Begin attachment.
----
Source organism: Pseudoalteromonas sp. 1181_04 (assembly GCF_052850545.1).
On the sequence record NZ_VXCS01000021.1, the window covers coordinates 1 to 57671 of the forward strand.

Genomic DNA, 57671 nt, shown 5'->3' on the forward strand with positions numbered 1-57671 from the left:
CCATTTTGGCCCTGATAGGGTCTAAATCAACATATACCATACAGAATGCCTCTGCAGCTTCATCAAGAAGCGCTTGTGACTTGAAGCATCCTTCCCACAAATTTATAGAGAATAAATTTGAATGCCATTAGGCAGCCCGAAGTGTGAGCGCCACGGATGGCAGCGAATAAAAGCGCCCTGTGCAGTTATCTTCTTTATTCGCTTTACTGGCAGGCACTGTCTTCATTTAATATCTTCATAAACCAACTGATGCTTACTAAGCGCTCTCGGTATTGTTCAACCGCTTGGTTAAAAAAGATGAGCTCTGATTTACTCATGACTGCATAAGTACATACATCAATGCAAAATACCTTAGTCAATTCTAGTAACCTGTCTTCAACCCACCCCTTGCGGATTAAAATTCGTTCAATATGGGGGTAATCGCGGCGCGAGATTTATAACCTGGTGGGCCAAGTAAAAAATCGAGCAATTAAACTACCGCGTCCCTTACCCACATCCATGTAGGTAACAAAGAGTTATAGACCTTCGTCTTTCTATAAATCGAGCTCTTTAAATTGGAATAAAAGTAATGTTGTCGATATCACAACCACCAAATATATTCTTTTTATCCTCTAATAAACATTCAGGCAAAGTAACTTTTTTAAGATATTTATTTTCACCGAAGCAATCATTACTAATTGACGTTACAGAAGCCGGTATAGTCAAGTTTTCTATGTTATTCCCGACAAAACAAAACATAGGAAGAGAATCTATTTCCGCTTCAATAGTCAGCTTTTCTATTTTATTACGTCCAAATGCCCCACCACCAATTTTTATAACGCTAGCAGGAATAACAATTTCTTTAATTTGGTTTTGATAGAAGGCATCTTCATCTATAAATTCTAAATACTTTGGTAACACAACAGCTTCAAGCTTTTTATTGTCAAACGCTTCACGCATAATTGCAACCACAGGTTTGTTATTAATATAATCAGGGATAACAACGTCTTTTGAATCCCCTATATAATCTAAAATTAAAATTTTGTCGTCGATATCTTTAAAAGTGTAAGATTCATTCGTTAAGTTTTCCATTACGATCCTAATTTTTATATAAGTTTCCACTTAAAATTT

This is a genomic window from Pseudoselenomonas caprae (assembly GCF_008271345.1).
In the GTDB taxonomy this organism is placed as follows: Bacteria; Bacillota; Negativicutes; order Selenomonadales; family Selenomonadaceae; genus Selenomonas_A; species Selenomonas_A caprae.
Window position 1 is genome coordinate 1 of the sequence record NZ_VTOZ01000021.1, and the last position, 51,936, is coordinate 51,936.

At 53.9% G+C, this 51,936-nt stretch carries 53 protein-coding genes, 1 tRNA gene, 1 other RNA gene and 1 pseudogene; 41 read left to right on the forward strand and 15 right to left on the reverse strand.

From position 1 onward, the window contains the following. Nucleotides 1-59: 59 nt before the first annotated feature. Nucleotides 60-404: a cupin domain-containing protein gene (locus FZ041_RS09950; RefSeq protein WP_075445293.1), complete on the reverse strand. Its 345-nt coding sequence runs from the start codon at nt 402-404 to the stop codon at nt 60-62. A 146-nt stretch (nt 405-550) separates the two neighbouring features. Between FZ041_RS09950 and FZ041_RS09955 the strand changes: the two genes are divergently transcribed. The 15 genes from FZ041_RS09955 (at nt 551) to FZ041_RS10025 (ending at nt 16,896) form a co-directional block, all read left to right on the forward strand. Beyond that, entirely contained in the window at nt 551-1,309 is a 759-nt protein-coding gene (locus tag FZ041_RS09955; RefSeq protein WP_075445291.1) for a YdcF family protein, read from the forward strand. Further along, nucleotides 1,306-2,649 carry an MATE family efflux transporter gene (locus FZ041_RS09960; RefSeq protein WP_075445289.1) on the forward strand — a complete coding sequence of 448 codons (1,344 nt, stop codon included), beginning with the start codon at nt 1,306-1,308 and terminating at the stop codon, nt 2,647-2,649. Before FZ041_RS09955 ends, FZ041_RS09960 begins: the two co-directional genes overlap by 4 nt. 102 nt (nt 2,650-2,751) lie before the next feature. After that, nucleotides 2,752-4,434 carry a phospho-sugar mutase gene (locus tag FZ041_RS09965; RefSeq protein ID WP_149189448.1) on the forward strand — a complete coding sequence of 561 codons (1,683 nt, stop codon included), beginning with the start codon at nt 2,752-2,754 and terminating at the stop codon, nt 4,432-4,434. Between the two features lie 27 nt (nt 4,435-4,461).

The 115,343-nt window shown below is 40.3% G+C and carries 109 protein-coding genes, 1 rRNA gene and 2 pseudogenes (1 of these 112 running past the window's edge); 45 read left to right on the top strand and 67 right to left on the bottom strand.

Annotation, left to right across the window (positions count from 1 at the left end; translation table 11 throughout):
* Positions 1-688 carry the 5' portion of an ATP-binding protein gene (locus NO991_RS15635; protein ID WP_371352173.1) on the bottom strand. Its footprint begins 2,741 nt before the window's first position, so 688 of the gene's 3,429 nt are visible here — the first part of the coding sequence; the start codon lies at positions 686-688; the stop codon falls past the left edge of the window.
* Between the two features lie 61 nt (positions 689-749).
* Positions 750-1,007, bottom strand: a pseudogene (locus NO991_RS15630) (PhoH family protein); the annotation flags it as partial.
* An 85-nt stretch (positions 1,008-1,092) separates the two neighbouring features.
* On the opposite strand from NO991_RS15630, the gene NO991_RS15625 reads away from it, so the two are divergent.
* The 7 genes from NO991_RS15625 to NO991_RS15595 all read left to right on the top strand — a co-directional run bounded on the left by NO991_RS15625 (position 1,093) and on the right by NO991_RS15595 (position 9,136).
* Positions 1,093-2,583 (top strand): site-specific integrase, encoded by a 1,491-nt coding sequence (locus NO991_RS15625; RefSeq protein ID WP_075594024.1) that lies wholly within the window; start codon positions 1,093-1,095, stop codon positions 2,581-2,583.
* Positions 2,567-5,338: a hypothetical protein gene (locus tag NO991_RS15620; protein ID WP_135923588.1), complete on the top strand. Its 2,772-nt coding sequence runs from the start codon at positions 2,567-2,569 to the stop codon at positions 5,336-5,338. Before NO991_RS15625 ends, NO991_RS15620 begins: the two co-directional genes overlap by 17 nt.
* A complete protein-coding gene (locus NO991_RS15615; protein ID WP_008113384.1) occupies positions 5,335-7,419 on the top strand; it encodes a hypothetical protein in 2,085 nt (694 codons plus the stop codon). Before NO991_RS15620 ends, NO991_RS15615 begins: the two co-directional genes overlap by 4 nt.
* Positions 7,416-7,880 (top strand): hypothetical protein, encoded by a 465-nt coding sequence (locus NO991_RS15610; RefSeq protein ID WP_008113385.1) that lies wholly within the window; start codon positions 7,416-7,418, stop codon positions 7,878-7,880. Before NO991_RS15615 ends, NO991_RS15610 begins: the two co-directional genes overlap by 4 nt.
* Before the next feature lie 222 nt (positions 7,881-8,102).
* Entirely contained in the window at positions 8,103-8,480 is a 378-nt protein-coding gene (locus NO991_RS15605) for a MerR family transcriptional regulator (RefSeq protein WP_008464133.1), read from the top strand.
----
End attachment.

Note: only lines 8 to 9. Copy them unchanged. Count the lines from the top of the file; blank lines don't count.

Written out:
At 53.9% G+C, this 51,936-nt stretch carries 53 protein-coding genes, 1 tRNA gene, 1 other RNA gene and 1 pseudogene; 41 read left to right on the forward strand and 15 right to left on the reverse strand.

From position 1 onward, the window contains the following. Nucleotides 1-59: 59 nt before the first annotated feature. Nucleotides 60-404: a cupin domain-containing protein gene (locus FZ041_RS09950; RefSeq protein WP_075445293.1), complete on the reverse strand. Its 345-nt coding sequence runs from the start codon at nt 402-404 to the stop codon at nt 60-62. A 146-nt stretch (nt 405-550) separates the two neighbouring features. Between FZ041_RS09950 and FZ041_RS09955 the strand changes: the two genes are divergently transcribed. The 15 genes from FZ041_RS09955 (at nt 551) to FZ041_RS10025 (ending at nt 16,896) form a co-directional block, all read left to right on the forward strand. Beyond that, entirely contained in the window at nt 551-1,309 is a 759-nt protein-coding gene (locus tag FZ041_RS09955; RefSeq protein WP_075445291.1) for a YdcF family protein, read from the forward strand. Further along, nucleotides 1,306-2,649 carry an MATE family efflux transporter gene (locus FZ041_RS09960; RefSeq protein WP_075445289.1) on the forward strand — a complete coding sequence of 448 codons (1,344 nt, stop codon included), beginning with the start codon at nt 1,306-1,308 and terminating at the stop codon, nt 2,647-2,649. Before FZ041_RS09955 ends, FZ041_RS09960 begins: the two co-directional genes overlap by 4 nt. 102 nt (nt 2,650-2,751) lie before the next feature. After that, nucleotides 2,752-4,434 carry a phospho-sugar mutase gene (locus tag FZ041_RS09965; RefSeq protein ID WP_149189448.1) on the forward strand — a complete coding sequence of 561 codons (1,683 nt, stop codon included), beginning with the start codon at nt 2,752-2,754 and terminating at the stop codon, nt 4,432-4,434. Between the two features lie 27 nt (nt 4,435-4,461).